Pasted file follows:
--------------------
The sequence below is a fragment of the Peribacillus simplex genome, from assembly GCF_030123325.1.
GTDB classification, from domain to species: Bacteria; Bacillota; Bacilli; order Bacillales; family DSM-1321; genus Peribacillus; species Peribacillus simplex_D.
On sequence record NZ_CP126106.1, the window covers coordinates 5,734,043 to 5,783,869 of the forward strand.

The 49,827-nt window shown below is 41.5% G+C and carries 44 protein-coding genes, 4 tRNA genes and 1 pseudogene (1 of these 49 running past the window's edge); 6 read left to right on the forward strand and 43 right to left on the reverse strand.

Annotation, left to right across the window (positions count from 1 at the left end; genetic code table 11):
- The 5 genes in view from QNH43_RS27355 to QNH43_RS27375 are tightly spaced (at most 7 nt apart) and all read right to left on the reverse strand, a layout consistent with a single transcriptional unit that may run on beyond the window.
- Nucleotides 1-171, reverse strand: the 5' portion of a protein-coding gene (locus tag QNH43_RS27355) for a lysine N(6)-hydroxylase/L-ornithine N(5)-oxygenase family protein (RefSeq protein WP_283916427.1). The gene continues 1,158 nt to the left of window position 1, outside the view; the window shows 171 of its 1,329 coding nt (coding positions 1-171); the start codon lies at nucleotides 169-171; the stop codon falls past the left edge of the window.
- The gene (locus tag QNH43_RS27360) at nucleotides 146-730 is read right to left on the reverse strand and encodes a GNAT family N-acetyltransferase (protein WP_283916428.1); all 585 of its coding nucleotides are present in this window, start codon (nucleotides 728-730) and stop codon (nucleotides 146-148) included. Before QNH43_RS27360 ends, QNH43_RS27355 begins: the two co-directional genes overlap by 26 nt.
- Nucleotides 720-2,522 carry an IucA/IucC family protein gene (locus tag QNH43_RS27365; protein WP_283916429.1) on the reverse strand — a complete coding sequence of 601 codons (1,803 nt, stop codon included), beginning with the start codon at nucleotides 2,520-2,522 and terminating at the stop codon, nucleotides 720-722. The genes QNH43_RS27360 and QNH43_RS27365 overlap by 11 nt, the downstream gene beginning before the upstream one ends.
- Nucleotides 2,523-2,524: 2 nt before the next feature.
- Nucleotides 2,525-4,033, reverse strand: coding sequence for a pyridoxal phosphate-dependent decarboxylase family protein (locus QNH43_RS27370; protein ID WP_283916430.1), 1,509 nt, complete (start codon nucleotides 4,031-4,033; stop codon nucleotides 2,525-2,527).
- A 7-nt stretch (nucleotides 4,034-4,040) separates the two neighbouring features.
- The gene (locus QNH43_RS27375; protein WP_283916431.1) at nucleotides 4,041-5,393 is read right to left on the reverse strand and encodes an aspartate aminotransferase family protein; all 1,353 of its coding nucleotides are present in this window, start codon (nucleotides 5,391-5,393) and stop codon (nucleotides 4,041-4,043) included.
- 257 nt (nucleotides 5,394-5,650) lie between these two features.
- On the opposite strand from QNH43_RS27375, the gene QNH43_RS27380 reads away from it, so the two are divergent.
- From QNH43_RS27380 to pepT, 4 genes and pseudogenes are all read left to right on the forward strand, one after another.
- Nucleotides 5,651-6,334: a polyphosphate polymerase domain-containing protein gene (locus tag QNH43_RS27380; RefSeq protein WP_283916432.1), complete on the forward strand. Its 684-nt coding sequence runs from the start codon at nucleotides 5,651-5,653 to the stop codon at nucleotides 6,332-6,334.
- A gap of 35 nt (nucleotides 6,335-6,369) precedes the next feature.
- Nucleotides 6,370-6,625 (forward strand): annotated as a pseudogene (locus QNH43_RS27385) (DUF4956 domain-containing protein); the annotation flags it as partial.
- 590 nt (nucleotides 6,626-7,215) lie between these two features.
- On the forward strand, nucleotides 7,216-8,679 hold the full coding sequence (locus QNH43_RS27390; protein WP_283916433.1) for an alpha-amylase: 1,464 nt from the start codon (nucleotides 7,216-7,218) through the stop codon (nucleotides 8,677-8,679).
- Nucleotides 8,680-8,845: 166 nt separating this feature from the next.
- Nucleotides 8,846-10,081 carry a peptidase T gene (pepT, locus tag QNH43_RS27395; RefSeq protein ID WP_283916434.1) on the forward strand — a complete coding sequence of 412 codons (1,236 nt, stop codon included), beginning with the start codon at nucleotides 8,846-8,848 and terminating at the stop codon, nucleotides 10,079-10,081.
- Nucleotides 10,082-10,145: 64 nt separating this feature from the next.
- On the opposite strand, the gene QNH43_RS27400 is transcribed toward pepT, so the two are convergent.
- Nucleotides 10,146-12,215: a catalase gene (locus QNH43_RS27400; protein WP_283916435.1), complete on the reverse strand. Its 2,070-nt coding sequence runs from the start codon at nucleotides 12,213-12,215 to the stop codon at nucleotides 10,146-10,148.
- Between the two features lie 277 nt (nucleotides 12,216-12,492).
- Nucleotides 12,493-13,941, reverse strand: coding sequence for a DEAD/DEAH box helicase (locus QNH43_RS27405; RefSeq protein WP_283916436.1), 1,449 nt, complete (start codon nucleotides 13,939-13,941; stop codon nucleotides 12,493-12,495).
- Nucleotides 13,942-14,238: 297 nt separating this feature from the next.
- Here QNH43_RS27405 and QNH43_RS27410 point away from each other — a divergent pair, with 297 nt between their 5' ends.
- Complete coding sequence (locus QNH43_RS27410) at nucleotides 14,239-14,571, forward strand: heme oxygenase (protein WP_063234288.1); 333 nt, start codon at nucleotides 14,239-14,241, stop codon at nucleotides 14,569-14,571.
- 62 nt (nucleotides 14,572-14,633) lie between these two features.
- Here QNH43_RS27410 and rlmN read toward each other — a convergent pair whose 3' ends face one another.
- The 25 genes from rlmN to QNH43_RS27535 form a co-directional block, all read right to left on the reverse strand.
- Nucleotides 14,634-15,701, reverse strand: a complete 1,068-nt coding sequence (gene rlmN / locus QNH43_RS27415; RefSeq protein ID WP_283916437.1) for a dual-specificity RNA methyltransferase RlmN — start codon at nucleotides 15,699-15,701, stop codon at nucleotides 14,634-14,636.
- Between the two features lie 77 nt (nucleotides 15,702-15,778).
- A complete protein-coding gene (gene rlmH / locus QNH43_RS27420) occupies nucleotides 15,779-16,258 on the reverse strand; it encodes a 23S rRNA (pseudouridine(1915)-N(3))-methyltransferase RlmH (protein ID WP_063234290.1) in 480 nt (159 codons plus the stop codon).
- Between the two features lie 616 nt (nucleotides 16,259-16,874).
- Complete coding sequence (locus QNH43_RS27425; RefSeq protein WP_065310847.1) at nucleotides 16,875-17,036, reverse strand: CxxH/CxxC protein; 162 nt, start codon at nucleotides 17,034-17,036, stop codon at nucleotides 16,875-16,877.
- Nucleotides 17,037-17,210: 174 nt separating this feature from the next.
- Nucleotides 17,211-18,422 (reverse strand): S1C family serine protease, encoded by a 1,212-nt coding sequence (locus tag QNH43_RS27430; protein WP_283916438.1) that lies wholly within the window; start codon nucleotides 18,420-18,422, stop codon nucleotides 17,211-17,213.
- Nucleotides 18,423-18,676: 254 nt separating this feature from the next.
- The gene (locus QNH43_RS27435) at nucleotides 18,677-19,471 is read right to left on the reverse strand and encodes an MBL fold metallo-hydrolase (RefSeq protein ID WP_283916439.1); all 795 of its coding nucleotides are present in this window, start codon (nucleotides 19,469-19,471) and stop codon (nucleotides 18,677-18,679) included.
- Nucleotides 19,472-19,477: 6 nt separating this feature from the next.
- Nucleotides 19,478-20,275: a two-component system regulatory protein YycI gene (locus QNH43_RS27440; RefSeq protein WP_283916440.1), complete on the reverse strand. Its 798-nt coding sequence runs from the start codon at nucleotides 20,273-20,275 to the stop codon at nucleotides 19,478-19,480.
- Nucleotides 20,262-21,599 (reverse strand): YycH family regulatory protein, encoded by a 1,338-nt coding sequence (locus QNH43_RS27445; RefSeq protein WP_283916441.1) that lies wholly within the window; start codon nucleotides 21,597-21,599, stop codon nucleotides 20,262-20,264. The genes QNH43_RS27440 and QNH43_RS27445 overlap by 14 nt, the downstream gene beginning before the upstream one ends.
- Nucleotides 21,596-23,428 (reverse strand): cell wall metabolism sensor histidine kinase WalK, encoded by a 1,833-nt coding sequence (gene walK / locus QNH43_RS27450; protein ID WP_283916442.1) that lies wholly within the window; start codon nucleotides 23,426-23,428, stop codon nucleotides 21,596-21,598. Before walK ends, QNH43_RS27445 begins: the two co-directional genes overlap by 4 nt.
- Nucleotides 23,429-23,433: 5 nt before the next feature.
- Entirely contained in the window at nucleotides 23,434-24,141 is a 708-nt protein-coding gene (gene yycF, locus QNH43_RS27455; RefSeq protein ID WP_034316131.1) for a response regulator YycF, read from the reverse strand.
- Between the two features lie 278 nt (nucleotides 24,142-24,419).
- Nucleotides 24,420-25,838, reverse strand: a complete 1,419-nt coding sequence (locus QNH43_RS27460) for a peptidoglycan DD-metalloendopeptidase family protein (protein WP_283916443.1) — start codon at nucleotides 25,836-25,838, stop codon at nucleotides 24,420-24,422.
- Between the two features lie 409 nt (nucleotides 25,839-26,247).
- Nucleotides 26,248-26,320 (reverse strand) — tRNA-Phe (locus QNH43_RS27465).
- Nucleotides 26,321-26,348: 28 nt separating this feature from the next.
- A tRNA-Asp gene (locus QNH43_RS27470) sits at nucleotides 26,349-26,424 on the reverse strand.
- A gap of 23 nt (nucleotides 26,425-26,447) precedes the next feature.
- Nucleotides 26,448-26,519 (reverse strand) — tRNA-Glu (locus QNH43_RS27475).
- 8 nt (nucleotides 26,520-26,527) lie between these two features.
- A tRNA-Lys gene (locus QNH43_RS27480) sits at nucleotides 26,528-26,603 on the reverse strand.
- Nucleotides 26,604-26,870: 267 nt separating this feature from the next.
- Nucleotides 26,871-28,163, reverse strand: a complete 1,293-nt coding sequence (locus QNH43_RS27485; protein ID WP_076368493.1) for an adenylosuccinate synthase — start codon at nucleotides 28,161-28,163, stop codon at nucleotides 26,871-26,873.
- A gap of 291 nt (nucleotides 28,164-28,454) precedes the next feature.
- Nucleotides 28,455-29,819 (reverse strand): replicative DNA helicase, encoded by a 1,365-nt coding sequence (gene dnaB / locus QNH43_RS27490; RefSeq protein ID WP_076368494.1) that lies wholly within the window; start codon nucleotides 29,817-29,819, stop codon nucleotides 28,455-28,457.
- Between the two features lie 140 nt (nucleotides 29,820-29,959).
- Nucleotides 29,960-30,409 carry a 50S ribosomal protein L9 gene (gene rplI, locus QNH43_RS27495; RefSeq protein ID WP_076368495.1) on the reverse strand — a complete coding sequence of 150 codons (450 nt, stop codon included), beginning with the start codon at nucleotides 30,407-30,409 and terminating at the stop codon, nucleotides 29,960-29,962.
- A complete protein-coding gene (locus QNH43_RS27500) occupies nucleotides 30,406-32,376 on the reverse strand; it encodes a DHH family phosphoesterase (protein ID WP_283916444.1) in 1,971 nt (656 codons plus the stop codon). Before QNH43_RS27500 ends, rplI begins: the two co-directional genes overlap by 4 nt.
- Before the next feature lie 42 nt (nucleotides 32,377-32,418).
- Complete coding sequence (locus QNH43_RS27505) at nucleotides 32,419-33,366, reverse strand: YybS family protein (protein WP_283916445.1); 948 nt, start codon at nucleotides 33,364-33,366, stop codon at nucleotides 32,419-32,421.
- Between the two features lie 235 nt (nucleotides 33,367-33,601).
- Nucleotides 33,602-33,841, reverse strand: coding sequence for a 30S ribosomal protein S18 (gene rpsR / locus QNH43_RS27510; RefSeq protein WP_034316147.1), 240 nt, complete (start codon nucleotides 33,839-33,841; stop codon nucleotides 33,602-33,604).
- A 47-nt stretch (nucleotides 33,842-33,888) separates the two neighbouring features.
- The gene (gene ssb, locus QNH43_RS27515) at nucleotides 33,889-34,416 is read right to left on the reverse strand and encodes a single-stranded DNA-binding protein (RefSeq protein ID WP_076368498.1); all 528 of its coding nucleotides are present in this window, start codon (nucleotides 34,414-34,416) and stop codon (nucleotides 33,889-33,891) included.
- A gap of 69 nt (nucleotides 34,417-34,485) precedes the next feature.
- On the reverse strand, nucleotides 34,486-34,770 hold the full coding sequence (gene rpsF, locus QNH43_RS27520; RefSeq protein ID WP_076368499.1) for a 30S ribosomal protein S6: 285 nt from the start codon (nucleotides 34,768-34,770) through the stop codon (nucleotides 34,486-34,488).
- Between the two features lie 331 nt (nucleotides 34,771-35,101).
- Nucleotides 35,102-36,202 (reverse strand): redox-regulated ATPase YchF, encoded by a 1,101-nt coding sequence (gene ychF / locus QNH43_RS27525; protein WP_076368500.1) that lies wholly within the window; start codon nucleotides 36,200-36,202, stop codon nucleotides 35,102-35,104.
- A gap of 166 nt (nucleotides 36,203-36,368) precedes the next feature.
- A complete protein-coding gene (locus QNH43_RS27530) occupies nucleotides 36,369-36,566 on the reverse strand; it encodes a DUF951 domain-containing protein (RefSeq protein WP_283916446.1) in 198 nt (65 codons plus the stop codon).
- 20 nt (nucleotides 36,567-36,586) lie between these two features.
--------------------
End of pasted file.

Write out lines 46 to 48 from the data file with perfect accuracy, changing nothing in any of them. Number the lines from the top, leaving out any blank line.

- Nucleotides 20,262-21,599 (reverse strand): YycH family regulatory protein, encoded by a 1,338-nt coding sequence (locus QNH43_RS27445; RefSeq protein WP_283916441.1) that lies wholly within the window; start codon nucleotides 21,597-21,599, stop codon nucleotides 20,262-20,264. The genes QNH43_RS27440 and QNH43_RS27445 overlap by 14 nt, the downstream gene beginning before the upstream one ends.
- Nucleotides 21,596-23,428 (reverse strand): cell wall metabolism sensor histidine kinase WalK, encoded by a 1,833-nt coding sequence (gene walK / locus QNH43_RS27450; protein ID WP_283916442.1) that lies wholly within the window; start codon nucleotides 23,426-23,428, stop codon nucleotides 21,596-21,598. Before walK ends, QNH43_RS27445 begins: the two co-directional genes overlap by 4 nt.
- Nucleotides 23,429-23,433: 5 nt before the next feature.